Wow. Didn’t see that coming.
I fast-forwarded through the credits and then shut down my computer. I had finally finished watching season one and two of "Daredevil" (no more shame on me). The story and acting and everything else were great, but there was something else that really surprised me. The show’s writers had done something I hadn’t seen on any other TV show. As I discovered later, "Daredevil" wasn’t the only the TV show trying this new approach.
Basically, TV shows are currently giving up the storytelling model they’ve used for so long. Traditionally, TV and movies have focused on telling two different kinds of stories. That dynamic is changing, and in its wake, everything we know about what makes TV different from film could be changing too.
Movies have usually focused on longer stories where characters have a struggle and go on a physical/symbolic journey to face that struggle. For example, "Good Will Hunting" features Will, a mathematical genius who wants to stay a blue-collar worker, and his sessions with a therapist force him to think about what he really wants in life. Will rarely leaves Boston in the movie, but he goes on a psychological journey with different interactions and stages of growth that finally lead to a conclusion.
Mythologist Joseph Campbell called this process "The Hero's Journey," and story consultant Christopher Vogler noted in his book "The Writer's Journey" that it’s present in most films -- everything from "The Wizard of Oz" to "Terminator 2: Judgment Day."
TV shows, on the other hand, have focused on short stories where characters barely change but have entertaining adventures. The characters may evolve a little, but they rarely face their struggles and grow as people. "Monk," for example, features the detective Adrian Monk who, like Will Hunting, is brilliant but no one really understands him. Both characters also meet with therapists to overcome their issues. Adrian knows what causes his problems -- he was traumatized by his wife’s murder -- and tries to overcome them by finding the murderer, but most of the TV show didn’t actually focus on this. The show’s main focus is how Adrian’s phobias and neurotic quirks (always washing his hands, always straightening things) make life interesting for him and his friends on the San Francisco police force. So every two seasons has one episode where Adrian gains another clue about the murderer (but never enough to catch him) and the rest of the show is Adrian trying to solve crimes while also creating awkward, funny situations his friends have to deal with.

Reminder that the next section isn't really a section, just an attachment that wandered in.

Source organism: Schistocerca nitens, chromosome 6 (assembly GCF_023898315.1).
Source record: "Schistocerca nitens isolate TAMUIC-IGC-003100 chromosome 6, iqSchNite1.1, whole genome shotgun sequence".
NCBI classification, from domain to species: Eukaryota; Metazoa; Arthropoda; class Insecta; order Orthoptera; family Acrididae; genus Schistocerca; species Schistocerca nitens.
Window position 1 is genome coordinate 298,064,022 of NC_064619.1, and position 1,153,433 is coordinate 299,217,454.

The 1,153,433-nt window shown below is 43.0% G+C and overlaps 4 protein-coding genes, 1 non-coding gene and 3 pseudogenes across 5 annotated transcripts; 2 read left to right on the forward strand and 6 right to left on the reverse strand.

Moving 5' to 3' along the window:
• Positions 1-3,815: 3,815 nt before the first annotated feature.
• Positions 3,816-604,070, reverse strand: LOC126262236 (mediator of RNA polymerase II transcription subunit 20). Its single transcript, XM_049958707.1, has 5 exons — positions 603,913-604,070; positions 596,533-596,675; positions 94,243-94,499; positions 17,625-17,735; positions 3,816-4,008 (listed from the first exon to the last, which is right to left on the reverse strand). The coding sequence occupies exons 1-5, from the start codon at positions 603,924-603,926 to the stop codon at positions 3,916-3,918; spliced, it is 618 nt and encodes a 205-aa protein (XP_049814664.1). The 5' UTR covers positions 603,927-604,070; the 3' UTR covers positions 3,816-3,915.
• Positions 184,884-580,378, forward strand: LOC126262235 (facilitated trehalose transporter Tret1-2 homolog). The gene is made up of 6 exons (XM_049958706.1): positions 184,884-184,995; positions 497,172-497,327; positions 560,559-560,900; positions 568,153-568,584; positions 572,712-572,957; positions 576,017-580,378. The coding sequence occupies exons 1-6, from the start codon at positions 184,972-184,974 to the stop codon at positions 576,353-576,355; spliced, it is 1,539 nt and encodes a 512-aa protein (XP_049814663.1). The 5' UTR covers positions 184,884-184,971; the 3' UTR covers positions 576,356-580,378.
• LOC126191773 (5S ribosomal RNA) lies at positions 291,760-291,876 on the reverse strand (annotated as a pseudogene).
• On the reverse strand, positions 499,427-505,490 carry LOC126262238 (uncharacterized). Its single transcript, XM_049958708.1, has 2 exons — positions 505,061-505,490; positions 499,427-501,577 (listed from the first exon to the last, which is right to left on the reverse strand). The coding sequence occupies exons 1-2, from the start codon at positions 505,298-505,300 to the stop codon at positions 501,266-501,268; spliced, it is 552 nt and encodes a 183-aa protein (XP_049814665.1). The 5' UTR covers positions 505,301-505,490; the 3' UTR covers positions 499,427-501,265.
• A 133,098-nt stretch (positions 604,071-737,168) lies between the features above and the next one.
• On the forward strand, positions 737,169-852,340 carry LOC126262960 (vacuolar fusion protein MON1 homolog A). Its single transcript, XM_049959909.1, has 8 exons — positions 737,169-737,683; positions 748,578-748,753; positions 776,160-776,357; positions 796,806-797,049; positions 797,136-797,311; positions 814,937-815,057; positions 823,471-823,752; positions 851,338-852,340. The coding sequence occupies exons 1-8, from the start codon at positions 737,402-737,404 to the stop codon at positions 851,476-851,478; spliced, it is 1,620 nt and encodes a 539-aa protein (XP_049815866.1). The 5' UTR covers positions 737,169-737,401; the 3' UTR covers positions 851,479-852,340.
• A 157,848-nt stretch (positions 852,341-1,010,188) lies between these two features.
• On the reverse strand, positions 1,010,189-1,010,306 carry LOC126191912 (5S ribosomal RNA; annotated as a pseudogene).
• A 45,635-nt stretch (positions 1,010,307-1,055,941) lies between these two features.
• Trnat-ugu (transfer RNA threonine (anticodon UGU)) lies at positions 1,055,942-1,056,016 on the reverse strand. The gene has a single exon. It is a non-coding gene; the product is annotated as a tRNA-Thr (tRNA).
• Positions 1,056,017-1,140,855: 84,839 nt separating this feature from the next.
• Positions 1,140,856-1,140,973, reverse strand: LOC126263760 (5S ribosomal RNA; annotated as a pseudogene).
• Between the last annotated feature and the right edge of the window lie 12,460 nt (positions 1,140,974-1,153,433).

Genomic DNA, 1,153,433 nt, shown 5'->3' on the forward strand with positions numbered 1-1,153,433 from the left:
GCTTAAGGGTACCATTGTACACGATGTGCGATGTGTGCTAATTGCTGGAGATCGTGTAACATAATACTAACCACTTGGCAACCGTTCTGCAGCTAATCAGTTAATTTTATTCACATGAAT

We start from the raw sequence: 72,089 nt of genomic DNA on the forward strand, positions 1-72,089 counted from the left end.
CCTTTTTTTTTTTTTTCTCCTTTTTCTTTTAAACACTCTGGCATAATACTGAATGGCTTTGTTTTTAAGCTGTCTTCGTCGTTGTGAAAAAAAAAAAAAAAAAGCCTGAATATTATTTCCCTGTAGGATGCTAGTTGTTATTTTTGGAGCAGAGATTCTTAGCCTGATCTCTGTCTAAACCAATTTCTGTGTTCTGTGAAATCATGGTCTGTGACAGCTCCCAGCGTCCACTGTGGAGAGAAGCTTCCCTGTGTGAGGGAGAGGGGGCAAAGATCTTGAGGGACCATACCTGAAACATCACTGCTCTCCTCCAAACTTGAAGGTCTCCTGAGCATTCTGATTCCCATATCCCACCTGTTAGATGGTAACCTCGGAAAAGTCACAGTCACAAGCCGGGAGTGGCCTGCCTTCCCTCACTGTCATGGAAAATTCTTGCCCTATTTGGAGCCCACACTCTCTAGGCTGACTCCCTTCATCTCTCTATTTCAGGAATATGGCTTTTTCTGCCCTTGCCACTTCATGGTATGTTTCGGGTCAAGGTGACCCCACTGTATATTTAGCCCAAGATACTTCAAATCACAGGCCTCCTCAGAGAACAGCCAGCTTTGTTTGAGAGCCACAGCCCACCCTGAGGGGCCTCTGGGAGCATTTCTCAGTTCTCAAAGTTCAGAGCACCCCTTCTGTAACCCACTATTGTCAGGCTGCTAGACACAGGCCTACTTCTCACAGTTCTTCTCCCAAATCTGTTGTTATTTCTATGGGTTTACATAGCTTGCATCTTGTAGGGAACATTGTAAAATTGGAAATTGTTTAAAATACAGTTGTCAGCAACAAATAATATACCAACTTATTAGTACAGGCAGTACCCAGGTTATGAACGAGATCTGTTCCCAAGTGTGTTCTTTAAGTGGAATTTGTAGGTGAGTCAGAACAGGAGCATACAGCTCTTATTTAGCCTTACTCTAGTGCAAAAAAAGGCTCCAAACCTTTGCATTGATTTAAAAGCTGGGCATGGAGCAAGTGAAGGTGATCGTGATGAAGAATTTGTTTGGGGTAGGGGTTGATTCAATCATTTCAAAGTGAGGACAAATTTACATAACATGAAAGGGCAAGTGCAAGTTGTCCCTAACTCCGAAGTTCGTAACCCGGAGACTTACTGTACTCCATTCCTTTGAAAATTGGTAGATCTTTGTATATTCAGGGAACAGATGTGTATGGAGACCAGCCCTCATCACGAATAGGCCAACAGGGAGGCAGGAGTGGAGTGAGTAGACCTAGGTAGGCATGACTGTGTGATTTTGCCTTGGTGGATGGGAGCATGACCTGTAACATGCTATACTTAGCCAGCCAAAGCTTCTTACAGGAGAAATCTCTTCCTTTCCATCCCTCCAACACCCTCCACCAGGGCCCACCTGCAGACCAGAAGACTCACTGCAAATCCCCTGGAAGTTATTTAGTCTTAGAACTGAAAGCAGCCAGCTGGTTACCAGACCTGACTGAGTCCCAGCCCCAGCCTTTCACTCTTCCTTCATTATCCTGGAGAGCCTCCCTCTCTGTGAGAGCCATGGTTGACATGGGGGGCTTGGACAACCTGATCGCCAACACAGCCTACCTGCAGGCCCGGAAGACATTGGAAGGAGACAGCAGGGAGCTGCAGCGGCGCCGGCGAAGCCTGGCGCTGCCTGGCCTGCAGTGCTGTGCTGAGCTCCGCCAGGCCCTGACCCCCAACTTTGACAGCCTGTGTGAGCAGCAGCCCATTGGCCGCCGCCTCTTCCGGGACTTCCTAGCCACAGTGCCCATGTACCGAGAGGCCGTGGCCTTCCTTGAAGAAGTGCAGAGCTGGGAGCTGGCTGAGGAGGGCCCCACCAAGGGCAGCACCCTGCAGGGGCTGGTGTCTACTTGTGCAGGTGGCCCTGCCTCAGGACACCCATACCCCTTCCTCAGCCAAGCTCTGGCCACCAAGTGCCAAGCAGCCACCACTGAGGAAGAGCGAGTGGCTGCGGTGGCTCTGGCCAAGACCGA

This storytelling model avoids sending heroes on a journey until it’s absolutely necessary, and except for mini-series most TV shows -- from "The Andy Griffith Show" to "Numb3rs" -- have followed it faithfully. Even the quirky British sensation "Doctor Who," which periodically recasts the main character and reinvents his backstory, never really has the hero grow; he may defeat his arch-enemies for an episode or two, but they always return.
As I said, this dynamic has changed recently. Superhero shows like "Daredevil" and "Agents of Shield" now feature characters who grow and evolve from one season to another, a very different direction than Adam West's "Batman." "Sherlock," based on short stories which have been the basis for many traditional TV shows, has a mini-series tone, where every season is a journey the characters must follow to the end -- with no assurance things will ever be the same.
There are probably several reasons for this change. One is that many movie screenwriters are now moving to TV – David S. Goyer (co-writer of the Dark Knight trilogy and creator of "DaVinci's Demons") discussed this in his 2014 speech at the British Academy of Film and Television Arts. He explained this is partly because TV shows can tell more complex stories over six or 13 episodes than a two-hour film, and also because writers have more creative control in TV production. “Film,” Goyer explained, “is a director’s medium, [whereas] in television -- at least in America -- the writer is king.”
Goyer also predicted that while a certain number of great films will continued to be made each year, TV is now where most of the work and opportunities are for screenwriters.
Another possible reason is the fact Internet streaming has given TV networks the funds and demand to create more shows than ever before. In 2017, American TV networks will produce 500 original scripted shows, more than they’ve ever produced in a single year. This growth gives screenwriters plenty of room to experiment and try new storytelling techniques.
The hard question is whether this new dynamic will work long-term. Part of the appeal of traditional TV shows is that viewers know more or less what to expect each episode. Barney Fife is largely the same character throughout "The Andy Griffith Show," never becoming a more rounded person, and audiences loved him for that. There are TV executives, such as John Landgraf of Fox, who worry that with so many TV shows being produced, the TV industry will make more shows than viewers can possibly watch. It’s possible this is a period where many innovative TV shows will get made, and then the bubble will burst.
It’s going to be fun watching TV for the next few years. Whether this new dynamic changes everything or only lasts a few seasons, it will definitely leave an innovative mark on TV storytelling and be remembered as a groundbreaking period.